I didn’t like these works that reduced literature to the single voice of the writer, to their body and their person: the writer uses their family, their origins, their diseases, their love stories, as if today everyone no longer has access to anything but their own experience, that we are no longer capable of embracing the world through imagination, through fiction. As if we are tired of the world, and wrapped up in individuality. This novel was written polemically against this idea: I wanted to tell the story of an era, of a sexuality, of communities who aren’t mine. For me the novel was always a tool for knowing the world: I don’t give a damn about myself, I’m not too interested in myself and I certainly don’t know myself. It’s up to others to know me, to tell me what I am. My role is to know others.


English readers are waiting for the translation of Mémoires de la Jungle. What can you tell us about it?


One can say that The Best Part of Men was an attempt at a novel of a different genre and that Mémoires de la Jungle is an attempt at a novel of a different species. It’s a novelistic experience no doubt stranger than the first, by which I wanted, a bit tired of the human voice, the speech and the body of our human species, to embrace the subjectivity of a different species, though a close one, to ours. It’s the Naïve novel (in the sense of a “Naïve” painting, as in the work of Rousseau the Douanier) of a chimpanzee who has learned to talk.

This idea has been bouncing around my head for a long time: after all, the chimpanzee is in us, and often I came to feel, as a human, like a fallen ape. Some years after my Baccalaureate, I took ethology courses, in particular those of Dominique Lestel, who had me read Gregory Bateson, Jerome Bruner, Frans de Waal and understand the major scientific stages in the modern study of chimpanzees, gorillas, orangutans or bonobos. I read with great interest the theories, but also the anecdotes about the jungle adventures of “Leakey’s girls,” Dian Fossey, Jane Gooddall and the less famous Biruté Galdikas (models for the character Janet in the novel), the lab experiments of the Gardner couple, David Premack, Herbert Terrace or the Savage-Rumbaughs. I discovered the genius particular to these apes in captivity, managing sign language, lexigrams or artificial idioms like the Lantek, from Washoe to Koko, from Sarah to Nim, from Kanzi and Mulika to Louis.

These fascinating and romantic experiences were to a large extent ignored by literature and film.

During this whole time, I completely questioned my scholarly philosophical certainties about different human properties: language, culture, tools, laughter, consciousness of oneself or consciousness of death. I learned to recognize great apes’ social behaviour, culture, politics, tools and communication methods of great finesse. I was interested in this incredible variety of expressions, drumming, cries, gestures, postures … But what fascinated me the most, very quickly, was the fierce will of scientists, beginning around the ’40s and after the seminal work of Robert Yerkes, to educate and make great apes talk like humans.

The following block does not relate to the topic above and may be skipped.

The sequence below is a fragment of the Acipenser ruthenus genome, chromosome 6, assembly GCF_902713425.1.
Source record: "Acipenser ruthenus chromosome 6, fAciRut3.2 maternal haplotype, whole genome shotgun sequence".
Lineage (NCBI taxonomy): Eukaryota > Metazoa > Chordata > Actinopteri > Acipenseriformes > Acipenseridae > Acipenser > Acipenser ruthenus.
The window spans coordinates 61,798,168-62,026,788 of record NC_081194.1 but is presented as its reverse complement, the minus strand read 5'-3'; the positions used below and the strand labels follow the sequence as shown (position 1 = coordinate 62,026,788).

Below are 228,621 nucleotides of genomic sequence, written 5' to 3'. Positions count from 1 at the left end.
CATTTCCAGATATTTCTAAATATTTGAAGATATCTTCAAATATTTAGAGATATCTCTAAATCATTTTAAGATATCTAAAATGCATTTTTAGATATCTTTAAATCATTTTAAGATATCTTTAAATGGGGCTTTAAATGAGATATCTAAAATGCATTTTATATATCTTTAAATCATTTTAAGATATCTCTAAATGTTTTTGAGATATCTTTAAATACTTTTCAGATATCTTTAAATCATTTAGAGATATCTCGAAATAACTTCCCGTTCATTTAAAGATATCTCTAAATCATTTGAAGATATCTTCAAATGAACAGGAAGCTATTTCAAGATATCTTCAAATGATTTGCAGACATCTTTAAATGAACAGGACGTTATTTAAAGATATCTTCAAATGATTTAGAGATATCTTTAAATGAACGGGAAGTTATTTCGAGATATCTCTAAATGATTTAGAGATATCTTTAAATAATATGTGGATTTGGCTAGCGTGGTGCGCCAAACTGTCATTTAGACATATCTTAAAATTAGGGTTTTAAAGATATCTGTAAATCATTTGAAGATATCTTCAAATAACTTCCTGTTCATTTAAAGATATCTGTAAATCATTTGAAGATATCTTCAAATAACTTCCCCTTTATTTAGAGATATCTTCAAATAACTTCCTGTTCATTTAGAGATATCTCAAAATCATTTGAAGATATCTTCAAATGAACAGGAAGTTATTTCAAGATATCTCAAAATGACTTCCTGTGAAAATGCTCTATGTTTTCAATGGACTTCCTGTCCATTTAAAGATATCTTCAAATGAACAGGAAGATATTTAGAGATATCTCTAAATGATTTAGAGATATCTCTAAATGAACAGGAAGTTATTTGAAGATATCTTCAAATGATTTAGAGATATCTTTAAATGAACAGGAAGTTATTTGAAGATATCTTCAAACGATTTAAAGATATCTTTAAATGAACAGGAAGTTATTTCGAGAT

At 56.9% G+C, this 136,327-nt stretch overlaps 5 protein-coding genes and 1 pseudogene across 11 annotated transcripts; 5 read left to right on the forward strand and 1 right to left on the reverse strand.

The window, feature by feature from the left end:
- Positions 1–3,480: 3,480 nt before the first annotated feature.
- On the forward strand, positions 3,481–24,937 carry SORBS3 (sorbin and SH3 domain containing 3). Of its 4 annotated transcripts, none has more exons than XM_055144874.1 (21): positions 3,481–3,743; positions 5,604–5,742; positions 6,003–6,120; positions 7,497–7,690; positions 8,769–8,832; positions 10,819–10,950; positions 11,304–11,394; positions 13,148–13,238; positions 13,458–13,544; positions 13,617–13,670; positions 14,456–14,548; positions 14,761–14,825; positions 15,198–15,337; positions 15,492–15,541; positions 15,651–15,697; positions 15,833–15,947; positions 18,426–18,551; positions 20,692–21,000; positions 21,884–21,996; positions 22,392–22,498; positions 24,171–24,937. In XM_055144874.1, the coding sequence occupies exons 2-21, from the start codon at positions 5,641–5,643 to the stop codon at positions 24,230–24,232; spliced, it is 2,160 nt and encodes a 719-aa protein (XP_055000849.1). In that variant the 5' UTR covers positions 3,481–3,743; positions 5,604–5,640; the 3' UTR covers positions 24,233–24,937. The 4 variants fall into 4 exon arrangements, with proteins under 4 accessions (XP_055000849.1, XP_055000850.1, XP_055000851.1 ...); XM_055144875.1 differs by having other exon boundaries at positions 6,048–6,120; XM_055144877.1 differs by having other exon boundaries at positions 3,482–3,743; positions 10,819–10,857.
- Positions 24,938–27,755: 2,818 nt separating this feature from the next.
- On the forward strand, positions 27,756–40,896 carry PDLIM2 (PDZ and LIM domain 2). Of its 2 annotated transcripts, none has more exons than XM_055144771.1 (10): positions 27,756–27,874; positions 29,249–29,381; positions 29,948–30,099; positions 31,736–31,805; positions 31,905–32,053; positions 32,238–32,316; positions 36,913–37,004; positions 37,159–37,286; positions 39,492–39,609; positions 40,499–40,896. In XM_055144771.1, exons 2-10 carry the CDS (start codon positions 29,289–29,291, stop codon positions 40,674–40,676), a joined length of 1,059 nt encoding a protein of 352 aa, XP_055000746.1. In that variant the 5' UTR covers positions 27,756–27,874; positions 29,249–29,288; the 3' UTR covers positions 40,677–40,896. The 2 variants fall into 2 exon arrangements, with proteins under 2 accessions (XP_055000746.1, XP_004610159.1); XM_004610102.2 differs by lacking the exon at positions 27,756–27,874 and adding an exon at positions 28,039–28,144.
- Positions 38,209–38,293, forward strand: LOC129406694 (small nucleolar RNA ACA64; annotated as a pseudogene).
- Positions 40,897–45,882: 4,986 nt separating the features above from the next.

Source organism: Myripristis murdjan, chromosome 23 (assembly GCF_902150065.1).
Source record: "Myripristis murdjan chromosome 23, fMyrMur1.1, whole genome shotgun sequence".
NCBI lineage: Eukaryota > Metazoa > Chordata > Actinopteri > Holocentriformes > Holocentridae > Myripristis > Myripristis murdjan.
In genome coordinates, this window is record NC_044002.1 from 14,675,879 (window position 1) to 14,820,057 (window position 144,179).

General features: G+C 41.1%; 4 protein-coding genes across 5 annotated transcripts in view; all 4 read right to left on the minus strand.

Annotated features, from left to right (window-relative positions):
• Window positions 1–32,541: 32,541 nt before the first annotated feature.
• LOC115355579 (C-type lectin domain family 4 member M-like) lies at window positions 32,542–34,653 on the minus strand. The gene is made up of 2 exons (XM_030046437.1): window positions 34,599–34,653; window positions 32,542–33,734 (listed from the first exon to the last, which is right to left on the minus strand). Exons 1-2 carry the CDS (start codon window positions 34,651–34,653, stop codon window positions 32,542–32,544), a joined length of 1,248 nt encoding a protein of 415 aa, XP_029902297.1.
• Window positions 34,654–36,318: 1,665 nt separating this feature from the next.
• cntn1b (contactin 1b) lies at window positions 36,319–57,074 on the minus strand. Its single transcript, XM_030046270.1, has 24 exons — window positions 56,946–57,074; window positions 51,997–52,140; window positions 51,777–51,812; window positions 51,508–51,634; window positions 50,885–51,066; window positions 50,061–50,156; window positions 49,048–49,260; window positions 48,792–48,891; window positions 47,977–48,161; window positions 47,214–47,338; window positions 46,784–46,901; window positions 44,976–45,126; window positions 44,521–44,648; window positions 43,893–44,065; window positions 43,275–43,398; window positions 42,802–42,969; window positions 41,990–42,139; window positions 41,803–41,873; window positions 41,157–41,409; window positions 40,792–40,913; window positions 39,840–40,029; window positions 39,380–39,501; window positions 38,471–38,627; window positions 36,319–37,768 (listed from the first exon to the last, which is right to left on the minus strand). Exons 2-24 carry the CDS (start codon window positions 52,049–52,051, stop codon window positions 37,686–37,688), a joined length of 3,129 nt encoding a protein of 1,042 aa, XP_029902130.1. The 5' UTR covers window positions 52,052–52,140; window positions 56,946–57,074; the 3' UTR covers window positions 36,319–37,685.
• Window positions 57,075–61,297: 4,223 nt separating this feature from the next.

And I wanted to make from that an original novel.


The story is told from the perspective of a chimpanzee? To what end?


The story is the following: in the future, humans have let Africa lie fallow. Only a few scientists continue to study fauna and flora, close to Lake Victoria. A couple of ethologists decide to adopt and educate a small chimpanzee at the same time as their young son and their older daughter. As the small ape, who is the narrator, learns to dress himself, to eat like a human being and to talk, in particular with the help of sign language, his human brother falls ill and regresses.

Having become an adult, the chimpanzee narrator, Doogie, is the victim of a plane accident. He crashes in the jungle of Cameroon. To survive and return home, at the zoo he has to progressively cast off his human education, relearn how to be an animal, regain his intuition, fight other apes, feed himself with leaves and insects.

As we go along in the novel, which is partly experimental, Doogie loses his ability to talk. His language becomes more difficult, more incoherent.

As is the case with The Best Part of Men, my main interest in writing this novel was to have a being talk in a strange, nervous, sometimes irrational voice. In the first book, it’s William Miller and his implausible reasoning, his familiar yet odd delivery, his wonky expressions, the rhythm of his inconsistent thinking, that interested me. In the second work, it’s the language of the chimpanzee. Doogie is this time omnipresent since he is the main narrator. In each case, it’s about language that’s far removed from mine, from my speech delivery, my type of thinking, and my general behaviour, which are rather composed. I look for characters who think and talk as differently from me as possible.

I don’t know if I’ve succeeded, but in writing I tried to have that which is not me speak through my voice. A sort of rational trance, perhaps.

L’entretien: Tristan Garcia, La meilleure part des hommes (Français seulement)

Lisez l’entretien bilingue.


Ce roman s’adresse à beaucoup. Lorsque vous avez commencé à écrire, aviez-vous l’intention d’explorer une période historique à travers des thèmes divers ? Aviez-vous une motivation particulière ? Quelle était la source d’inspiration ?